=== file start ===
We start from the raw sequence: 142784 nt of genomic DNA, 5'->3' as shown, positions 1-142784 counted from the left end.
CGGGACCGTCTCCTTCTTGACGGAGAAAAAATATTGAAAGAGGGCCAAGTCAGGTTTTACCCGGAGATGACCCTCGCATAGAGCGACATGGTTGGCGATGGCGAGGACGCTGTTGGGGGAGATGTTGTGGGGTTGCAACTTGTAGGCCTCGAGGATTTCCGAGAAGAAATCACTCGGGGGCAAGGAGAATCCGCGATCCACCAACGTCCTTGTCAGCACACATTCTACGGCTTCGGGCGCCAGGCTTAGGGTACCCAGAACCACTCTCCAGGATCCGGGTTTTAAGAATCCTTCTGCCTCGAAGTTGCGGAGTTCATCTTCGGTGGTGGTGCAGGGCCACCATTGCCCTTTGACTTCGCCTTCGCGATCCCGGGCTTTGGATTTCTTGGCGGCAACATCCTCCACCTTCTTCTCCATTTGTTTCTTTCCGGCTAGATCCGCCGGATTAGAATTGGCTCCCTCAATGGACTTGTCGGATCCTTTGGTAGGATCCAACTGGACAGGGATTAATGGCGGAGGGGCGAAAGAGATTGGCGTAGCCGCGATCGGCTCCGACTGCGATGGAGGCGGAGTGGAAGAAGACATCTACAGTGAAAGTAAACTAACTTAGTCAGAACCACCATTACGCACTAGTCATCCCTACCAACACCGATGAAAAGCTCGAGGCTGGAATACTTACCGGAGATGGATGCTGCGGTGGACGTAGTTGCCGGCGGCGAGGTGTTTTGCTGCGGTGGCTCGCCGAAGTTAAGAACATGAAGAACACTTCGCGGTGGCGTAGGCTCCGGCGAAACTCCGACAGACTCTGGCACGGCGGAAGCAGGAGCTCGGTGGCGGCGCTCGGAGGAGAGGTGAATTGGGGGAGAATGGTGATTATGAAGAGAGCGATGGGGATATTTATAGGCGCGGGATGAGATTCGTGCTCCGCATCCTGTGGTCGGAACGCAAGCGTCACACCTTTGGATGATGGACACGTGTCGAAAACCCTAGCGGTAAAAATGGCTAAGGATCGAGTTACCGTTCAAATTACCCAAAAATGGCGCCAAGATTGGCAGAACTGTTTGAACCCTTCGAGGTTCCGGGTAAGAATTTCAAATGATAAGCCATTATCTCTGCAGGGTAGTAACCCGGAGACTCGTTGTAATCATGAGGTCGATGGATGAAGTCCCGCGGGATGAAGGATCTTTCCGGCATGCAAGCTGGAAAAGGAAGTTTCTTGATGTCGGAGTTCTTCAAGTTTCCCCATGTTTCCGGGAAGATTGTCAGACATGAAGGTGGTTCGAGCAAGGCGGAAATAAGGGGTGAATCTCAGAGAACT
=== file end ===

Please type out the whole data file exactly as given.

We start from the raw sequence: 142784 nt of genomic DNA, 5'->3' as shown, positions 1-142784 counted from the left end.
CGGGACCGTCTCCTTCTTGACGGAGAAAAAATATTGAAAGAGGGCCAAGTCAGGTTTTACCCGGAGATGACCCTCGCATAGAGCGACATGGTTGGCGATGGCGAGGACGCTGTTGGGGGAGATGTTGTGGGGTTGCAACTTGTAGGCCTCGAGGATTTCCGAGAAGAAATCACTCGGGGGCAAGGAGAATCCGCGATCCACCAACGTCCTTGTCAGCACACATTCTACGGCTTCGGGCGCCAGGCTTAGGGTACCCAGAACCACTCTCCAGGATCCGGGTTTTAAGAATCCTTCTGCCTCGAAGTTGCGGAGTTCATCTTCGGTGGTGGTGCAGGGCCACCATTGCCCTTTGACTTCGCCTTCGCGATCCCGGGCTTTGGATTTCTTGGCGGCAACATCCTCCACCTTCTTCTCCATTTGTTTCTTTCCGGCTAGATCCGCCGGATTAGAATTGGCTCCCTCAATGGACTTGTCGGATCCTTTGGTAGGATCCAACTGGACAGGGATTAATGGCGGAGGGGCGAAAGAGATTGGCGTAGCCGCGATCGGCTCCGACTGCGATGGAGGCGGAGTGGAAGAAGACATCTACAGTGAAAGTAAACTAACTTAGTCAGAACCACCATTACGCACTAGTCATCCCTACCAACACCGATGAAAAGCTCGAGGCTGGAATACTTACCGGAGATGGATGCTGCGGTGGACGTAGTTGCCGGCGGCGAGGTGTTTTGCTGCGGTGGCTCGCCGAAGTTAAGAACATGAAGAACACTTCGCGGTGGCGTAGGCTCCGGCGAAACTCCGACAGACTCTGGCACGGCGGAAGCAGGAGCTCGGTGGCGGCGCTCGGAGGAGAGGTGAATTGGGGGAGAATGGTGATTATGAAGAGAGCGATGGGGATATTTATAGGCGCGGGATGAGATTCGTGCTCCGCATCCTGTGGTCGGAACGCAAGCGTCACACCTTTGGATGATGGACACGTGTCGAAAACCCTAGCGGTAAAAATGGCTAAGGATCGAGTTACCGTTCAAATTACCCAAAAATGGCGCCAAGATTGGCAGAACTGTTTGAACCCTTCGAGGTTCCGGGTAAGAATTTCAAATGATAAGCCATTATCTCTGCAGGGTAGTAACCCGGAGACTCGTTGTAATCATGAGGTCGATGGATGAAGTCCCGCGGGATGAAGGATCTTTCCGGCATGCAAGCTGGAAAAGGAAGTTTCTTGATGTCGGAGTTCTTCAAGTTTCCCCATGTTTCCGGGAAGATTGTCAGACATGAAGGTGGTTCGAGCAAGGCGGAAATAAGGGGTGAATCTCAGAGAACT